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56 The thoughts that wander through eternity.»
Paradise Lost, book ii.
E. LITTELL, CHESNUT STREET,
The Stranger and his Friend, • .
- 122 A Sea Piece ; in Three Sonnets, ..
125 Robert Burns, · · ·
127 A Theme for a Poet,
• 129 Night, - - -
: 132 Meet Again! . .
• 135 Via Crucis, Via Lucis,
• 136 The Pilgrim, -
• 137 German War Song,
. - 138 Reminiscences, - - - - - - 139 The Ages of Man, - .
- 140 Aspirations of Youth, - - - - - 141 A Hermitage, - -
142 The Falling Leaf, . . On Planting a Tulip Root, - - · 145 The Adventure of a Star, - - - - 146 A Word with niyself, . . . . . 150 Inscription under the Picture of an aged Negro
Woman, - - - - - - - 152 Thoughts and Images, . . . . . 155
- 143 PREFACE.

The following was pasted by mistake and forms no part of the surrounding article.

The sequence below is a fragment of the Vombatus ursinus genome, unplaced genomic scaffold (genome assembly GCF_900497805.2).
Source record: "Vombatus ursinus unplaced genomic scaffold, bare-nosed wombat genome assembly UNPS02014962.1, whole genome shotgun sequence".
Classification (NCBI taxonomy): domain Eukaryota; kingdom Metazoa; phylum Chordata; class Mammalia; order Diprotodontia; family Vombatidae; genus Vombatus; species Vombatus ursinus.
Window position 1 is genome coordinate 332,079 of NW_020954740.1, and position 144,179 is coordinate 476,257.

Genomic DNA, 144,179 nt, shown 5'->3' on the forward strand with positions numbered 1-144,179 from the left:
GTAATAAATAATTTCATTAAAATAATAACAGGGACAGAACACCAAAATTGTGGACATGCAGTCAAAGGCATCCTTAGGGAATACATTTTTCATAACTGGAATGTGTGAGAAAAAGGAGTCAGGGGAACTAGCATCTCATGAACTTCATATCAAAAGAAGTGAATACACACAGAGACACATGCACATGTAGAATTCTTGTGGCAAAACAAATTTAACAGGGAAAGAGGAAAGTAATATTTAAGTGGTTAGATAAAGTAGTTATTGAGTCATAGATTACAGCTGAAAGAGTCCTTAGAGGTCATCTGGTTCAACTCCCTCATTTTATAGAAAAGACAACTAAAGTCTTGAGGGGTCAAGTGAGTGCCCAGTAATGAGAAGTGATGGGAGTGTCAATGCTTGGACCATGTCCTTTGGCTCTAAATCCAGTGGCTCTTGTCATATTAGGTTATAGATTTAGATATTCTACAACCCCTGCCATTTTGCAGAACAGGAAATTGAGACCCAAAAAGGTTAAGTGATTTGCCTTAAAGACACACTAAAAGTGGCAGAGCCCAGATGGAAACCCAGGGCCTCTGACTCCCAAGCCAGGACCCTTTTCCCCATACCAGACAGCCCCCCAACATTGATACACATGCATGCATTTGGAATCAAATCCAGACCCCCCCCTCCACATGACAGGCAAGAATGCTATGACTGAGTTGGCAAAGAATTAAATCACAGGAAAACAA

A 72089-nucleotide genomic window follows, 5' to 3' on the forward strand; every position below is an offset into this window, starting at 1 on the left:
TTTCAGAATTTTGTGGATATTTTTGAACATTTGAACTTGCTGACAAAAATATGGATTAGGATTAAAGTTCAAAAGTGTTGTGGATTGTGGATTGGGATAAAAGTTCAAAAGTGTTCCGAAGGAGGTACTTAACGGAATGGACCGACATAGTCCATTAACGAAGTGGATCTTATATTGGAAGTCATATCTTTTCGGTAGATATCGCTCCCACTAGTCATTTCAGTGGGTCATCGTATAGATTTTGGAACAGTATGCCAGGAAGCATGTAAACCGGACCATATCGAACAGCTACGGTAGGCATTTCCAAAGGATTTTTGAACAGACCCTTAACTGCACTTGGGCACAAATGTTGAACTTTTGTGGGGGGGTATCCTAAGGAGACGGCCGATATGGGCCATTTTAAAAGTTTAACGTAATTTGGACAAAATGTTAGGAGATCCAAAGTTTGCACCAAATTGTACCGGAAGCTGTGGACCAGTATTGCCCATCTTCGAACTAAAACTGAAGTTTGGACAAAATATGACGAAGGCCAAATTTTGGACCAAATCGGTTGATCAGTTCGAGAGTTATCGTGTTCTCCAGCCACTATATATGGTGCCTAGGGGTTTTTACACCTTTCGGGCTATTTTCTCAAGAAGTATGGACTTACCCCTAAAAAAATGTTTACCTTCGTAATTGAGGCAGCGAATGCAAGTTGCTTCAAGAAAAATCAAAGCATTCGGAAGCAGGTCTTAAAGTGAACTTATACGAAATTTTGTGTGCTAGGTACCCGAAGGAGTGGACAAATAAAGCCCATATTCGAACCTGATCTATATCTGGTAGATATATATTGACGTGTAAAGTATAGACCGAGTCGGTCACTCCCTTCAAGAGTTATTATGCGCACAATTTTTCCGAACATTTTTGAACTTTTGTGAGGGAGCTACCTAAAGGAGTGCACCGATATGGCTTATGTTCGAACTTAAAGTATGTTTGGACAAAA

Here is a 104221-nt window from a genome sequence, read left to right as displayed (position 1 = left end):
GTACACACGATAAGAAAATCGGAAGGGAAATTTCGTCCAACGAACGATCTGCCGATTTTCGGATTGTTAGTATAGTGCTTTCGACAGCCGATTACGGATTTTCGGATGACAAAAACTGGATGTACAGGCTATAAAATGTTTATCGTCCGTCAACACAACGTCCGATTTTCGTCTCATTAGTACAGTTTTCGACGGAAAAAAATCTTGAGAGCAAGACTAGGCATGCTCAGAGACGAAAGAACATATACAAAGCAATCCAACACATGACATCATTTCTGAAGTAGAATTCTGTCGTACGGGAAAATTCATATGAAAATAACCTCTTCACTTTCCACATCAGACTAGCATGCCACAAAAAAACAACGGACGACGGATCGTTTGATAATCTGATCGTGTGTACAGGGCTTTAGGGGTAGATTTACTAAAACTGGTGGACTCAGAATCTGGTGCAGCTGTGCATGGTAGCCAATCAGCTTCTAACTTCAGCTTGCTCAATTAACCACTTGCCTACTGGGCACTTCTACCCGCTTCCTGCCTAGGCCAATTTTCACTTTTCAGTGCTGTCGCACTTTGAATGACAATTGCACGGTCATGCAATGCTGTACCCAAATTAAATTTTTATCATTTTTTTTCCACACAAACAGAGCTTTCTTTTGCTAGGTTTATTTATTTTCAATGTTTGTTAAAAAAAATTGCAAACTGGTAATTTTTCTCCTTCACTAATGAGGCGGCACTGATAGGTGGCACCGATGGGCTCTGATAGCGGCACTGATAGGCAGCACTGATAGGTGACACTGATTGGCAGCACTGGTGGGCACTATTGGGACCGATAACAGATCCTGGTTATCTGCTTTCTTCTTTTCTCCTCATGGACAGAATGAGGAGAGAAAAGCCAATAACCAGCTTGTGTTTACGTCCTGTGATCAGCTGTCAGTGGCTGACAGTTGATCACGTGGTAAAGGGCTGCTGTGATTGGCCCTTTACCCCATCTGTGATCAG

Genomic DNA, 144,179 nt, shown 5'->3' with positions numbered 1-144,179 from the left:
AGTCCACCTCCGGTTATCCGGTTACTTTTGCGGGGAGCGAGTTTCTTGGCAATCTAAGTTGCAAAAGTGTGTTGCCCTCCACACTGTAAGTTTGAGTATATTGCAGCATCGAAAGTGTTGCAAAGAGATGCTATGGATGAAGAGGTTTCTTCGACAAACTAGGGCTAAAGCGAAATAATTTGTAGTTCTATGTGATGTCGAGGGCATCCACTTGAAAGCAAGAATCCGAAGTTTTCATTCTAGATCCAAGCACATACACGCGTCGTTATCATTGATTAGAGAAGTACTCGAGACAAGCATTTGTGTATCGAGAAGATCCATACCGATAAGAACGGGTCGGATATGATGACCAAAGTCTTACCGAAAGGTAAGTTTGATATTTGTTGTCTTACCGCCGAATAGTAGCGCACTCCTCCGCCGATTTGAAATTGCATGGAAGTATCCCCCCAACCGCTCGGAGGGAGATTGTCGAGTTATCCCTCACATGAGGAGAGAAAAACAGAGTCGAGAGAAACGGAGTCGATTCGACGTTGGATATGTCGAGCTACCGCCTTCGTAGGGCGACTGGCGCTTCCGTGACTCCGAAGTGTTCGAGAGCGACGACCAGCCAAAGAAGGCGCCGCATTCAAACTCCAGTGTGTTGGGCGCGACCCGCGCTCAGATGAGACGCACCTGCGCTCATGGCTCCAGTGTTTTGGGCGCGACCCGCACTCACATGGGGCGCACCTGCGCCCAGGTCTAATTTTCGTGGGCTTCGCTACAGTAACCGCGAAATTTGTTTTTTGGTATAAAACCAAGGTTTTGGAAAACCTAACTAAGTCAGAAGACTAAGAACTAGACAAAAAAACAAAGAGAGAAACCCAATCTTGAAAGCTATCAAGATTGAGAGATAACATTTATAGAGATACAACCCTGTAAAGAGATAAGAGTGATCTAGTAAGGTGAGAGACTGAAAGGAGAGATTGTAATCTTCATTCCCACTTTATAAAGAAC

The subject of “ The Pelican Island” was sug. gested by a passage in Captain Flinders's Voyage to Terra Australis. Describing one of those numerous gulfs which indent the coast of New Holland, and are thickly spotted with small islands, he says:—“Upon two of these we found many young Pelicans unable to fly. Flocks of the old birds were sitting upon the beaches of the lagoon, and it appeared that the islands were their breeding places; not only so, but, from the number of skeletons and bones there scattered, it should seem that for ages these had been selected for the closing scene of their existence. Certainly, none more likely to be free from disturbance of every kind could have been chosen, than these islets of a hidden lagoon of an uninhabited island [called by Captain F. Kangaroo Island,] situate upon an unknown coast, near the antipodes of Europe ; nor can any thing be more consonant to their feelings, if Pelicans have any, than quietly to resign their breath, surrounded